5 Things to Say When your Child Gets Stuck
Going from a fixed to a growth mindset is not something easy to do, especially with little guidance. Despite this learning curve, it is important both parents and children adopt this mindset so that they are set to conquer any obstacle they may face, whether it be academic or not. Installing a growth mindset will set them up for success. Here are a couple of words you can say to your children when they are stuck and need help getting back on their feet.
“It’s okay to feel discouraged and it is okay if you feel that you’re not progressing as fast as you want to.”
The first step is to validate their emotions. When they recognize and understand their feelings, they would be more likely to assess the root cause to why they are stuck. Hearing that their feelings make sense from someone else would help to make them feel less alone. They may appreciate a pillar of support as they navigate their feelings and emotions.
“Let’s make a list of all the possibilities you’ve tried so far. By writing it down, it’ll help to see what you have done so far and we can brainstorm together to find new methods.”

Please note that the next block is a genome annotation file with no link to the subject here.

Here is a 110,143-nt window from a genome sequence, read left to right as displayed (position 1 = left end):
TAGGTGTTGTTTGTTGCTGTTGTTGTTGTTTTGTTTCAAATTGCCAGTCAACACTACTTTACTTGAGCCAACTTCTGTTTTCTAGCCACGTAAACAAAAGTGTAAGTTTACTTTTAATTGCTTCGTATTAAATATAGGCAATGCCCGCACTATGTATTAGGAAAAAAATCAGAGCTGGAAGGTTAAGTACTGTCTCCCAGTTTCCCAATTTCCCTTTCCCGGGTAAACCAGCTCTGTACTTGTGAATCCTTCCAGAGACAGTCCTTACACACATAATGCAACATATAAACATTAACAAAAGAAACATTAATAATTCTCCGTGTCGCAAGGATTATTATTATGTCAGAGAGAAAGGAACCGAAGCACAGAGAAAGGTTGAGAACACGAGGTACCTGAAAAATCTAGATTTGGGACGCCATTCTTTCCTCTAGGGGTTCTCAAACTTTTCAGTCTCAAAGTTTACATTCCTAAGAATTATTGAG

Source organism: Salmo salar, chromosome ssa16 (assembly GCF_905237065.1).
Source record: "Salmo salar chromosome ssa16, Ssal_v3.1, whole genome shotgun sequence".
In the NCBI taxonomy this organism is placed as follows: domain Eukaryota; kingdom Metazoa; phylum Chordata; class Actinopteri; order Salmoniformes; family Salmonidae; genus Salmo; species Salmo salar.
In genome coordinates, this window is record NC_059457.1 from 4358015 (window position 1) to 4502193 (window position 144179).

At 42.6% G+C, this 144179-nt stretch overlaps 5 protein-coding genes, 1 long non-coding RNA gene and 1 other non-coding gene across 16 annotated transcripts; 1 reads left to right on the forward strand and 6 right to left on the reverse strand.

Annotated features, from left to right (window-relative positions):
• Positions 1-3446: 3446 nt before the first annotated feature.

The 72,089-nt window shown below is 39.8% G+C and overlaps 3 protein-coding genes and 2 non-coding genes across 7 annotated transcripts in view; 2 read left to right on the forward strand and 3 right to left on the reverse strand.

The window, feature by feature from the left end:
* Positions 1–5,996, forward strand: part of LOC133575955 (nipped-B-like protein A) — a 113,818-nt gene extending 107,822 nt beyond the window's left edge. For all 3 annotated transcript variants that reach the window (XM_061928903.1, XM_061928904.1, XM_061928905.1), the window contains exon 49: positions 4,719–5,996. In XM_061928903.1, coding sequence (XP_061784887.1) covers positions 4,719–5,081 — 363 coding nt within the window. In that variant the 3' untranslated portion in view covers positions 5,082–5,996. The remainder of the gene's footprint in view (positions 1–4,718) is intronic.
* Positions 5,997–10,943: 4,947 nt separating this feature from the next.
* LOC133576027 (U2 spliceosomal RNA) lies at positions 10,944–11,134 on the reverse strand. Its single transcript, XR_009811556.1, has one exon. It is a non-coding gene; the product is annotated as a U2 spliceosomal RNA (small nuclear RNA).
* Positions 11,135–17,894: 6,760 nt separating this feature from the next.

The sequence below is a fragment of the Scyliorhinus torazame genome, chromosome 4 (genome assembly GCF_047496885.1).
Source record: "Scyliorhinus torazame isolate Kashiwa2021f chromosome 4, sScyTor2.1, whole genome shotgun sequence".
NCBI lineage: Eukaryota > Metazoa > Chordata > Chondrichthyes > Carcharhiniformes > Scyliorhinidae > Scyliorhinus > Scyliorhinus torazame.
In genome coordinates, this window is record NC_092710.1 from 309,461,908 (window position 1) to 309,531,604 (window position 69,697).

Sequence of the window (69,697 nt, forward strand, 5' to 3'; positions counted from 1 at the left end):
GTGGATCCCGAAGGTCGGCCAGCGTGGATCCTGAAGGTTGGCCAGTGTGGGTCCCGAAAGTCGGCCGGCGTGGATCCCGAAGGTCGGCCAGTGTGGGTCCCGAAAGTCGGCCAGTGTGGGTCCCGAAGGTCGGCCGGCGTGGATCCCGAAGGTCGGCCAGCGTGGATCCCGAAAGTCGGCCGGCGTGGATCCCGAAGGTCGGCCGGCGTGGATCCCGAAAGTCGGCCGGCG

By listing what has worked out in a visual list, your child can see all the work they have put in so far. They have seen their effort at trial and error. It also lets them to remember everything they have tried so far, so that they could think of something completely new and not have to run into overlap with past ideas.
“You’ve worked so hard! I’ve noticed you waking up early to review your notes, and asking for help when you need it. Your persistence has brought you this far already, and I know you can go farther.”
At times, children need reassurance that their hard work does not go unnoticed. Until they have completely adopted a growth mindset, it is crucial that parents help them get there. Instead of praising results, praising their effort will be more rewarding. It shows them that regardless of whether they produce stellar results or not, they can be satisfied with the fact that they have tried their absolute best.
“You overcame ‘x’ & ‘y’ in this way. What did you do differently that worked last time, that did not work this time? Let’s revise our strategies.”
Now that they have written down their past attempts and strategies, it is time to compare. They can take parts of successful methods and merge them together with others to create a new plan. It allows them to examine their work.
“You can definitely do what you put your mind to. At this moment, you have not done this task yet, but in the future, you will have done it.”
One of the most important words to reinforce is “yet”. Children should learn that they can accomplish their goals in due time. In a world of instant gratification such as next day delivery and fifteen second TikToks, it is hard for children to feel good about themselves when they do not see instant progress. Reinforcing the word “yet” shows them that they will reach their goals with time, and it does not mean they will never achieve their goals if their results are not instant.